Four Major Functions of the REPO Market
  • Allows primary dealers to cover their long/short
    positions
  • Allows institutional investors to maximize
    investment income by lending their securities
  • Allows foreign investors to reduce currency risk
    through money market hedging
  • Facilitates clearing and settlement

20
Japanese REPO Markets Gensaki and Kashisai
Transactions (I)
  • GENSAKI Market
  • Traditional Gensaki market is a European-style
    sales-and-buy-back REPO since the ownership to
    the security is transferred to the buyer and no
    marking-to-market is performed.
  • Gensaki is recognized as a form of bond trading
    and REPO transactions on the Gensaki market were
    subject to securities transaction taxes.
  • The Gensaki market was built around largely
    Treasury bills and Financing bills because they
    were not subject to securities transaction taxes.
  •  
  • The Kashisai market is a securities borrowing and
    lending mechanism, where Kashisai transactions
    were not subject to securities transaction tax.
    This market evolves into an American-style REPO
    market because the lender of a security retains
    its ownership and marking to the market is
    performed. It also faced its own institutional
    impediment because interest rate ceiling was
    imposed on cash collateral.

21
Japanese REPO Markets Gensaki and Kashisai
Transactions (II)
  • Kashisai Market 
  • The Kashisai market is a securities borrowing and
    lending mechanism, where Kashisai transactions
    were not subject to securities transaction tax.
  • This market evolves into an American-style REPO
    market because the lender of a security retains
    its ownership and marking to the market is
    performed.
  • It also faced its own institutional impediment
    because interest rate ceiling was imposed on cash
    collateral in the past.

22
Japanese REPO Markets Gensaki and Kashisai
Transactions (III)
  • Gensaki market volume doubled in 1999, but
    participation by foreign institutions in the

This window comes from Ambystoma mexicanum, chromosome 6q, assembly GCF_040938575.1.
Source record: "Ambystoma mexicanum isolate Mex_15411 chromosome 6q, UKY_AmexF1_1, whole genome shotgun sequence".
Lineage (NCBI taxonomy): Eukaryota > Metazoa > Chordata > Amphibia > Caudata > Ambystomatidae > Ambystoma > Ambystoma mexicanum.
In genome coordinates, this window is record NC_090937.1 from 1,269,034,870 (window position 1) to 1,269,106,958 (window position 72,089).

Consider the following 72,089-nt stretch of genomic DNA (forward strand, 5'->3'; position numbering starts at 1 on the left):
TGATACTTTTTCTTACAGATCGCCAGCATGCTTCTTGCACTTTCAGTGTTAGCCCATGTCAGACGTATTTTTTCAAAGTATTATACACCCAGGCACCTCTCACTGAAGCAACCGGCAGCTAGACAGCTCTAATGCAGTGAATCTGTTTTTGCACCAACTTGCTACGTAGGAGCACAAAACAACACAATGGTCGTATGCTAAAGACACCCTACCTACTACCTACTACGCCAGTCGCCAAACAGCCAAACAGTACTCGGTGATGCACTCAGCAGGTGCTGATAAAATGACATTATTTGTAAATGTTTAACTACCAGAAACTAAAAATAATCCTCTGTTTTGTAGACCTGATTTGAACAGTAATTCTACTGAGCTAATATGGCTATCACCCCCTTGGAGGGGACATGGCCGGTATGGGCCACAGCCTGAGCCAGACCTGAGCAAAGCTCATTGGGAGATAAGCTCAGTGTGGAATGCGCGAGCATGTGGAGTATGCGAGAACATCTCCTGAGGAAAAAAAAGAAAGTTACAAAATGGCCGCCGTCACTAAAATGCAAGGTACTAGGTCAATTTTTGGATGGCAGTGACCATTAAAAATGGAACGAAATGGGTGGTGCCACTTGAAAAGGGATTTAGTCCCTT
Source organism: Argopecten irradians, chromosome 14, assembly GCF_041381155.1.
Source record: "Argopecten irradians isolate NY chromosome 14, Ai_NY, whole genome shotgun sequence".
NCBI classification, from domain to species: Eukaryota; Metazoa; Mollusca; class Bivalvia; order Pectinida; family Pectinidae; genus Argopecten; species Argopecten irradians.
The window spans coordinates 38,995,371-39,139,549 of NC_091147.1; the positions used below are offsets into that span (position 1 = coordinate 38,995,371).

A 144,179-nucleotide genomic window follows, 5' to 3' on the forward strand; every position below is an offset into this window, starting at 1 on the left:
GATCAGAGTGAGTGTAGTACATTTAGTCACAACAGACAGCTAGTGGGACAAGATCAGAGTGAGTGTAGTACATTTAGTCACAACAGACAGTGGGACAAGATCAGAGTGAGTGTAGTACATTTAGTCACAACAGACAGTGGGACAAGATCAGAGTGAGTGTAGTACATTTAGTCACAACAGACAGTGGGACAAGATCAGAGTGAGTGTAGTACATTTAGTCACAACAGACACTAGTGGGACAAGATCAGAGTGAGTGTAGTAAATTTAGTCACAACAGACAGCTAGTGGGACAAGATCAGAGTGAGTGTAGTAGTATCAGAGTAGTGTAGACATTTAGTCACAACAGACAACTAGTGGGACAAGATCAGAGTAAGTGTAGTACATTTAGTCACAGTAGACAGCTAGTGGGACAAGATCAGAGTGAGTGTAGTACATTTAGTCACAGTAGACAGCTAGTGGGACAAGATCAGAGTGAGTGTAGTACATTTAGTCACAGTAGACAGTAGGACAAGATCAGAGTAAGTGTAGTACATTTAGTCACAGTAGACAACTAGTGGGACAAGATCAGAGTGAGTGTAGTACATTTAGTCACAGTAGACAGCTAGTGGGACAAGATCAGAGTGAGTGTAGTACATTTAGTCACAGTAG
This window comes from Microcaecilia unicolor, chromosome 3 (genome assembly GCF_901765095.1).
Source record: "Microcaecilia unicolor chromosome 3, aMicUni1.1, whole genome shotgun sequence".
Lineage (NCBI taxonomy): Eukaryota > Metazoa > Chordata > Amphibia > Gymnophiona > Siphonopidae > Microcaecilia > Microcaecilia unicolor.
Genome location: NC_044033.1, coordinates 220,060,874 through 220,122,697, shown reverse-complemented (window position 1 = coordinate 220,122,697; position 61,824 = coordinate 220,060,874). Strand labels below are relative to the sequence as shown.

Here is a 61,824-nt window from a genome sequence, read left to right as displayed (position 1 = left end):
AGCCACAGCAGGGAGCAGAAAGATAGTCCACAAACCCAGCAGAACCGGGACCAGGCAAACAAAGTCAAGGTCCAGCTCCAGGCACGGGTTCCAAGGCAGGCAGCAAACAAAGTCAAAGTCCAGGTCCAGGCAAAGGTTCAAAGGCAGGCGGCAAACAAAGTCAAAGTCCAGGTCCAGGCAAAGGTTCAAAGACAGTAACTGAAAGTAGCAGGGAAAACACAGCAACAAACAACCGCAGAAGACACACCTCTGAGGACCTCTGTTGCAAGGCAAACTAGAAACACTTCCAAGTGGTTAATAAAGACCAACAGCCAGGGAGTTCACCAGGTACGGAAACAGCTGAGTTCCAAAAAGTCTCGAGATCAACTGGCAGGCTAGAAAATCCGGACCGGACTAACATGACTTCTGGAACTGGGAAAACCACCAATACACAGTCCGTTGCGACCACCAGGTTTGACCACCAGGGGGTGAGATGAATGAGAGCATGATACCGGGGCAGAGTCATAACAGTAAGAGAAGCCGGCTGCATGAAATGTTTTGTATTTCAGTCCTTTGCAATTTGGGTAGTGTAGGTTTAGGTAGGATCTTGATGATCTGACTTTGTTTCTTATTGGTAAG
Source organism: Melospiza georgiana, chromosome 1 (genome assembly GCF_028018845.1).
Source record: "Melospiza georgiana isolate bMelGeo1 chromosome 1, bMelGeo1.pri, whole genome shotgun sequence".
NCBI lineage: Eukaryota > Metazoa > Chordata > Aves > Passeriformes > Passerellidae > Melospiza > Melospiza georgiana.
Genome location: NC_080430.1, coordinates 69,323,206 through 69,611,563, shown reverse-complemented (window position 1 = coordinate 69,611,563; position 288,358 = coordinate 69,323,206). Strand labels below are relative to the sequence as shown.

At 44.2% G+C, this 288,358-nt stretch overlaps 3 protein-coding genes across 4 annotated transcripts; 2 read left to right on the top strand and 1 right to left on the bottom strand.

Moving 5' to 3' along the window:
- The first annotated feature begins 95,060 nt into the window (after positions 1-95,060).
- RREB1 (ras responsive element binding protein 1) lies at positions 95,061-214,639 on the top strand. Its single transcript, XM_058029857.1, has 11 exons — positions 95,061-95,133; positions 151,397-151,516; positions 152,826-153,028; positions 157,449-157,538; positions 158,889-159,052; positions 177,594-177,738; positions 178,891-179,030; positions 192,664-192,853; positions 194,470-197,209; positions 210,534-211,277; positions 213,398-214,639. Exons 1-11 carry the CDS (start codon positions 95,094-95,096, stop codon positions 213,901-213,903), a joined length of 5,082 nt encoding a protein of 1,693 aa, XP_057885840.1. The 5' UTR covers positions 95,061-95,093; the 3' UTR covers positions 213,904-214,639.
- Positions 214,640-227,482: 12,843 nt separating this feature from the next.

Gensaki market remains insignificant.
  • Tax treatment still remains the issue in addition
    to the European-style of Gensaki transactions
    because any revenue from REPO is considered as an
    income by Japanese tax authorities and foreigners
    must pay withholding taxes.
  • The Kashisai market did not expand after the
    interest rate ceiling on cash collateral was
    lifted in 1996.
  • Foreign institutions are not active in the REPO
    market

23
Japanese Financial Derivative Markets
  • Japan maintains most user-unfriendly derivative
    markets in the presence of
  • Margin requirements
  • Price limits
  • Trading halts
  • Other circuit breaker rules

24
Introduce When-Issued Trading
  • In most advanced markets, trading is permitted
    during the period between new issue announcement
    date and actual issue date
  • U.S. Market one to two weeks
  • France 2 days
  • When-issued trading functions like trading in a
    forward market.
  • Primary Dealers Sell Forward
  • Institutional Investors Buy Forward
  • Major Benefits of WI Market Minimization of
    Price and Quantity Uncertainties
  • a. Price Discovery
  • b. Pre-Issue Distribution
  • c. Interest Rate Risk Hedging by Locking in
    the Yield prior to the Auction

25
Introduce STRIPS
  • By introducing STRIPS, the MOF can provide the
    market with highly liquid zero-coupon bonds and
    notes.
  • As a result, STRIPS will
  • a. expand the investor base
  • b. improve tracking of effective yield curve
  • c. allow institutional investors to reduce
    reinvestment risk.

26
  • My Last Message is
  • The largest government bond market in the world
    still faces many policy issues.
  • Thank You for Your Attention
About PowerShow.com